Not My Burden, 2019. Titus Kaphar (American, b. 1976). Oil on canvas; 167.6 x 153 cm. © Titus Kaphar. Image courtesy of the artist and Gagosian. Collection of Ellen Susman, Houston, Texas. Photo: Rob McKeever

There are a number of very elegant but evocative sculptures as well. This clay mother and child or Madonna by Rose B. Simpson (American, born 1983) is a prime example. Ms. Simpson is working with traditional methods used by her family and ancestors in the American Southwest. Titled Genesis this sculpture is both tied to our immediate era and timeless at the same time.

Genesis, 2017. Rose B. Simpson (American, b. 1983). Ceramic and mixed media; 83.8 x 22.9 x 15.2 cm. Courtesy of the artist and Jessica Silverman, San Francisco. © Rose B. Simpson

And then we have a group of multi-media sculptures by Alison Saar (American, born 1956) that are troubling in their content. These works are based on an enslaved child character, Topsy, from Harriet Beecher Stowe’s anti-slavery novel Uncle Tom’s Cabin. I am going to post a number of photos here. One from the museum that shows us the clear vision of Rice, one of three sculptures on display from a series of five. And then I will provide two more that I took that show all three in the context of the show. The three figures are Indigo, Cotton, and Rice. The youngster is clearly shown wielding the tools of slavery and harvesting cotton. A clear indictment of our past…and a prod to think about what that means to our present.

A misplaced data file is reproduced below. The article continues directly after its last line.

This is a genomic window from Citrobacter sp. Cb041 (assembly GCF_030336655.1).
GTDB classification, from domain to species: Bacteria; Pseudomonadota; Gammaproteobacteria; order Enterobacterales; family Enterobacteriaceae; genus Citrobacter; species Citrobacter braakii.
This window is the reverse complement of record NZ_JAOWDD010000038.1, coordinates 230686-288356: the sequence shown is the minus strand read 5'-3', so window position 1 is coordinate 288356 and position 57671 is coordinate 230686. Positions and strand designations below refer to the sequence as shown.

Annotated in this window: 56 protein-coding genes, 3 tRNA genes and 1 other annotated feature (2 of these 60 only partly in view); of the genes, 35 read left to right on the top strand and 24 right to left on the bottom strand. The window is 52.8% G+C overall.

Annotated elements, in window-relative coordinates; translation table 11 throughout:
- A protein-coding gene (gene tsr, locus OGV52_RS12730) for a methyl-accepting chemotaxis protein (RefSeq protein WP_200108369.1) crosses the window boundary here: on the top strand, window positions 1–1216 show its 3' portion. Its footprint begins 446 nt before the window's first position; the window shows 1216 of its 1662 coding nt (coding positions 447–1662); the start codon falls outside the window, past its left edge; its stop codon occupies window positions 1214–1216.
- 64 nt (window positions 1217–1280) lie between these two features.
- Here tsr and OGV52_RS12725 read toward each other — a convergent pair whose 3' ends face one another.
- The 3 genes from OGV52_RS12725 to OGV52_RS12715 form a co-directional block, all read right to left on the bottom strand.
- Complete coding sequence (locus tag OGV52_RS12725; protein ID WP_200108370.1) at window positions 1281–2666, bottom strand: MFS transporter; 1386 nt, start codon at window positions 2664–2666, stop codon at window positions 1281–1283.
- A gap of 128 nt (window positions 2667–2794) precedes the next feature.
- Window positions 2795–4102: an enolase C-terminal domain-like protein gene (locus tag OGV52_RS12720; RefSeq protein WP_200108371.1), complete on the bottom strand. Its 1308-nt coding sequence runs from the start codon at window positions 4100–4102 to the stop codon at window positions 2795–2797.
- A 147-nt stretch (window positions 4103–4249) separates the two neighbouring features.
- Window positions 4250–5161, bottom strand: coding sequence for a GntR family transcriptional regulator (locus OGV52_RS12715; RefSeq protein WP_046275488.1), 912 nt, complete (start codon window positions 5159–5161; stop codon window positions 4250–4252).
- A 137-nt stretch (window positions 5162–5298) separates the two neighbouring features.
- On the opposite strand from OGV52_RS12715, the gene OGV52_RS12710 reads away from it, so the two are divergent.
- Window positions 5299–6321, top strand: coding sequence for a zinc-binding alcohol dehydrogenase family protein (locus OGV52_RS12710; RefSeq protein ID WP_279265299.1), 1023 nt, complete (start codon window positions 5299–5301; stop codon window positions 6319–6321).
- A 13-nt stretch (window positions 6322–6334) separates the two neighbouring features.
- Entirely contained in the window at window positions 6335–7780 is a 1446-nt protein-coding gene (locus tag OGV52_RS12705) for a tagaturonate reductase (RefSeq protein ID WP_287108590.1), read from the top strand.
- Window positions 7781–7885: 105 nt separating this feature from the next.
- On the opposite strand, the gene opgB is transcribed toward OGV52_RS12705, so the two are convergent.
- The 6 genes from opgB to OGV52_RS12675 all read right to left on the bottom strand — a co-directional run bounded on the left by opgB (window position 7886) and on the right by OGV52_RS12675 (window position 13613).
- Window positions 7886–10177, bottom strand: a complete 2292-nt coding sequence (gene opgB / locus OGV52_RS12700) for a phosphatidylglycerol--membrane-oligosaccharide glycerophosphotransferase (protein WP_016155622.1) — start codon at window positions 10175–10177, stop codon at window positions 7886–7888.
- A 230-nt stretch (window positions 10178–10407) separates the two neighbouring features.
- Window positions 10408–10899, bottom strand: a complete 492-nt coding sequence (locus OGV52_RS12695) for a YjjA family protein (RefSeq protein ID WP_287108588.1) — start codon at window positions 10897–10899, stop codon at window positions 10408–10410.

Rice, 2018. Alison Saar (American, b. 1956). Wood, copper, ceiling tin, bronze, tar, and vintage found tools; 162.6 x 76.2 x 63.5 cm. Collection of Susan Morse, Los Angeles. © Alison Saar. Courtesy of L. A. Louver, Venice, CA
photo by Ed Heinzelman
photo by Ed Heinzelman

And now a bit of whimsy: Louise Bourgeois (American, 1911 – 2010):

The Nest, 1994. Louise Bourgeois (American, 1911–2010). Steel; 256.5 x 480.1 x 401.3 cm. San Francisco Museum of Modern Art, Purchase through the Agnes E. Meyer and Elise S. Haas Fund and the gifts of Doris and Donald Fisher, Helen and Charles Schwab, and Vicki and Kent Logan, 98.193.A–E. © The Easton Foundation / Licensed by VAGA at Artists Rights Society (ARS), New York. Photo: Katherine Du Tiel

Picturing Motherhood Now runs through March 13, 2022. This show is ticketed and tickets can be purchased online at the link shown here. Be sure to check the museum website for COVID precautions before visiting.

Ginny and Andrew, 1978 by Alice Neal (American, 1900 – 1984) oil on canvas, from a private collection. photo by Ed Heinzelman

Revealing Krishna: Journey To Cambodia’s Sacred Mountain at the Cleveland Museum of Art .